How to print instances of a class using print()? How to print instances of a class using print()? python python

How to print instances of a class using print()?

>>> class Test:...     def __repr__(self):...         return "Test()"...     def __str__(self):...         return "member of Test"... >>> t = Test()>>> tTest()>>> print(t)member of Test

The __str__ method is what gets called happens when you print it, and the __repr__ method is what happens when you use the repr() function (or when you look at it with the interactive prompt).

If no __str__ method is given, Python will print the result of __repr__ instead. If you define __str__ but not __repr__, Python will use what you see above as the __repr__, but still use __str__ for printing.

As Chris Lutz mentioned, this is defined by the __repr__ method in your class.

From the documentation of repr():

For many types, this function makes an attempt to return a string that would yield an object with the same value when passed to eval(), otherwise the representation is a string enclosed in angle brackets that contains the name of the type of the object together with additional information often including the name and address of the object. A class can control what this function returns for its instances by defining a __repr__() method.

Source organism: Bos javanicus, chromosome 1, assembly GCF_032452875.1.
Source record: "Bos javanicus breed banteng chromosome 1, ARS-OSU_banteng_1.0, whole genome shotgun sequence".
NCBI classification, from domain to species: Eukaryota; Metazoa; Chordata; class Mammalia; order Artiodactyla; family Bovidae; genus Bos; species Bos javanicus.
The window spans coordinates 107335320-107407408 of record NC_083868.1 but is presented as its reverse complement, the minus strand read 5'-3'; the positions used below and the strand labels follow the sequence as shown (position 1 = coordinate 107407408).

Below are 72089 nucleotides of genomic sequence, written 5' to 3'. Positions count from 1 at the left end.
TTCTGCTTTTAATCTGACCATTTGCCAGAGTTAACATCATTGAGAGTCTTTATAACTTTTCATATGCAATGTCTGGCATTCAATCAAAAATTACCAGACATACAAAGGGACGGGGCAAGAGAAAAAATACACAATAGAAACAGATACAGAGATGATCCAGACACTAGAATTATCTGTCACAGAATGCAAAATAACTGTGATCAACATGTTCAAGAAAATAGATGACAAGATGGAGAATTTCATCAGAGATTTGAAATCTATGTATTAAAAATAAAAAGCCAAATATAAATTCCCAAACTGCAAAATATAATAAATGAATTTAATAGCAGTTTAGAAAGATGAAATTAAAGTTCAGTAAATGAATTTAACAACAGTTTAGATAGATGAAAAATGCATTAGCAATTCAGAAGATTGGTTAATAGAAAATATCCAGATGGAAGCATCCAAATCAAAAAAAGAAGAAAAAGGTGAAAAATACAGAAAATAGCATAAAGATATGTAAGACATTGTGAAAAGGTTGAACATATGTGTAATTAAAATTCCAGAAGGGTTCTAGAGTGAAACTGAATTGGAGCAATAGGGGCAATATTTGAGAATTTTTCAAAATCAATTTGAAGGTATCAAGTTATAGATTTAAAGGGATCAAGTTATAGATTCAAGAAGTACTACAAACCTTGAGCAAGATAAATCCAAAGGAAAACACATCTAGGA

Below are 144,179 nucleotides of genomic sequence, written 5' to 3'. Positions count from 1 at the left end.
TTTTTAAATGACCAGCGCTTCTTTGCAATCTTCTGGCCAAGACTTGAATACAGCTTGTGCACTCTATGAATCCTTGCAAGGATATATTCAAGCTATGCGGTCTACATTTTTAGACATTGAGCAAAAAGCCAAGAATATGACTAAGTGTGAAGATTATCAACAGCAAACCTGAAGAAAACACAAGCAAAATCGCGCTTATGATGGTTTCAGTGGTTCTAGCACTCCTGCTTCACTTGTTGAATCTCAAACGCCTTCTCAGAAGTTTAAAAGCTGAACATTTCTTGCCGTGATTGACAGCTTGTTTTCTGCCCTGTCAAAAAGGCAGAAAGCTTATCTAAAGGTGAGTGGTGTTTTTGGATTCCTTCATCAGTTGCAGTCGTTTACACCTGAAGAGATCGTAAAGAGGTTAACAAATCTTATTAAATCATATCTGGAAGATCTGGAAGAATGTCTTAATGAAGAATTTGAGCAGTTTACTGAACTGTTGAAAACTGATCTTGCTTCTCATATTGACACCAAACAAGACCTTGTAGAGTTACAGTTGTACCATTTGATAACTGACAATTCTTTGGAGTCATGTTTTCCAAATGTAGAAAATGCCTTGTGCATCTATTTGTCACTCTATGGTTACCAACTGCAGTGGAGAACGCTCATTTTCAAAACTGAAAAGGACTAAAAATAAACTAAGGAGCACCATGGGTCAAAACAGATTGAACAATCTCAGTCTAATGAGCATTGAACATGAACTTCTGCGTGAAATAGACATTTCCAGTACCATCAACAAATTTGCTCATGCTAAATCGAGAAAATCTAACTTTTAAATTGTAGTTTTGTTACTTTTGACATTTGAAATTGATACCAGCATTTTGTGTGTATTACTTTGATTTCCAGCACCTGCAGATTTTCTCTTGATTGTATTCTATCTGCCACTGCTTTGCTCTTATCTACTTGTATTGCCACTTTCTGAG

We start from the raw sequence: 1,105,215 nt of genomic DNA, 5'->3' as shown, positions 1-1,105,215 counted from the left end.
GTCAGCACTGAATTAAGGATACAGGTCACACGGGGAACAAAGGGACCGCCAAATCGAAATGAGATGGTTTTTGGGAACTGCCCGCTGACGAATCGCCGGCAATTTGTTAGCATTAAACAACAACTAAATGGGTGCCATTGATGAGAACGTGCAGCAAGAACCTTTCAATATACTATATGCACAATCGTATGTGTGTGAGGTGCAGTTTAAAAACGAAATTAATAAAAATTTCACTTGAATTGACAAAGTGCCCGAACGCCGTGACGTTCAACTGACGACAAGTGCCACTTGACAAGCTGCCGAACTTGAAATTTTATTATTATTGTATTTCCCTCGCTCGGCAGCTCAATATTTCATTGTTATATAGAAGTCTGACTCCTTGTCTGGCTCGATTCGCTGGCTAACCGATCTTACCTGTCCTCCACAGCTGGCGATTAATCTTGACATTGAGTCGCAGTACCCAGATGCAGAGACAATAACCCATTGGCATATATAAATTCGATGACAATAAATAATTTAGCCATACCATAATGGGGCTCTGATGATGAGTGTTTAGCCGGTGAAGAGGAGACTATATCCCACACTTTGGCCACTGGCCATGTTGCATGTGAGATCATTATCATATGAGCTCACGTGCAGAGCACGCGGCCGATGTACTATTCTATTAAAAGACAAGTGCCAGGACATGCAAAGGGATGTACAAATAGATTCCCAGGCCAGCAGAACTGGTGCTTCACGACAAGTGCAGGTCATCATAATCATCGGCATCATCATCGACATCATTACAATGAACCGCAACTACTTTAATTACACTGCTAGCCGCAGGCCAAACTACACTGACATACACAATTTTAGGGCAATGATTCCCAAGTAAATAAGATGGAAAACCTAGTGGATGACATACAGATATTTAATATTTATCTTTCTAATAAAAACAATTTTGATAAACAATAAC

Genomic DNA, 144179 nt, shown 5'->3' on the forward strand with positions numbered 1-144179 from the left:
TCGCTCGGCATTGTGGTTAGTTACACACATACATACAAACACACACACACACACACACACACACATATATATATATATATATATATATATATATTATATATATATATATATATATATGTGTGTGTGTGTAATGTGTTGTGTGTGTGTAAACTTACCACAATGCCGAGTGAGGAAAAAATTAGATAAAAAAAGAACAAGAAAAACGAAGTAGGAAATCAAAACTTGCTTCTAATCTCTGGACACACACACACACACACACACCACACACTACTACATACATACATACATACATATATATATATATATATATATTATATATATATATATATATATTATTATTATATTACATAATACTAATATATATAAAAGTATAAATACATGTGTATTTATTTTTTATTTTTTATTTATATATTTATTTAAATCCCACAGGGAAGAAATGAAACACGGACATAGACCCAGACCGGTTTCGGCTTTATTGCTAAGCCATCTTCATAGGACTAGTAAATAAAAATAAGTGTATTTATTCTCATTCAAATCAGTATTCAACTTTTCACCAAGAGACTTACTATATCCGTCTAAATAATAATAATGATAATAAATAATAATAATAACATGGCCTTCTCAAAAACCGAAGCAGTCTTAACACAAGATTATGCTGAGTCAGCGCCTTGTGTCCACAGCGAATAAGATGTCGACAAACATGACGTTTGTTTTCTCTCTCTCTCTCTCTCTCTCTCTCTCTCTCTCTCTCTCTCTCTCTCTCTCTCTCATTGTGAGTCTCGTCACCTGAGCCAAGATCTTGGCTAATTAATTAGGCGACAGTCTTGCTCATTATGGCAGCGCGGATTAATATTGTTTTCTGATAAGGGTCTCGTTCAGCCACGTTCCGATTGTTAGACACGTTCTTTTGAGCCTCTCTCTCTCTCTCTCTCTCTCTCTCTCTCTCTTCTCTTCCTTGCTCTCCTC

Given the following class Test:

class Test:    def __init__(self, a, b):        self.a = a        self.b = b    def __repr__(self):        return "<Test a:%s b:%s>" % (self.a, self.b)    def __str__(self):        return "From str method of Test: a is %s, b is %s" % (self.a, self.b) will act the following way in the Python shell:

>>> t = Test(123, 456)>>> t<Test a:123 b:456>>>> print repr(t)<Test a:123 b:456>>>> print(t)From str method of Test: a is 123, b is 456>>> print(str(t))From str method of Test: a is 123, b is 456

If no __str__ method is defined, print(t) (or print(str(t))) will use the result of __repr__ instead

If no __repr__ method is defined then the default is used, which is pretty much equivalent to..

def __repr__(self):    return "<%s instance at %s>" % (self.__class__.__name__, id(self))

A generic way that can be applied to any class without specific formatting could be done as follows:

class Element:    def __init__(self, name, symbol, number): = name        self.symbol = symbol        self.number = number    def __str__(self):        return str(self.__class__) + ": " + str(self.__dict__)

And then,

elem = Element('my_name', 'some_symbol', 3)print(elem)


__main__.Element: {'symbol': 'some_symbol', 'name': 'my_name', 'number': 3}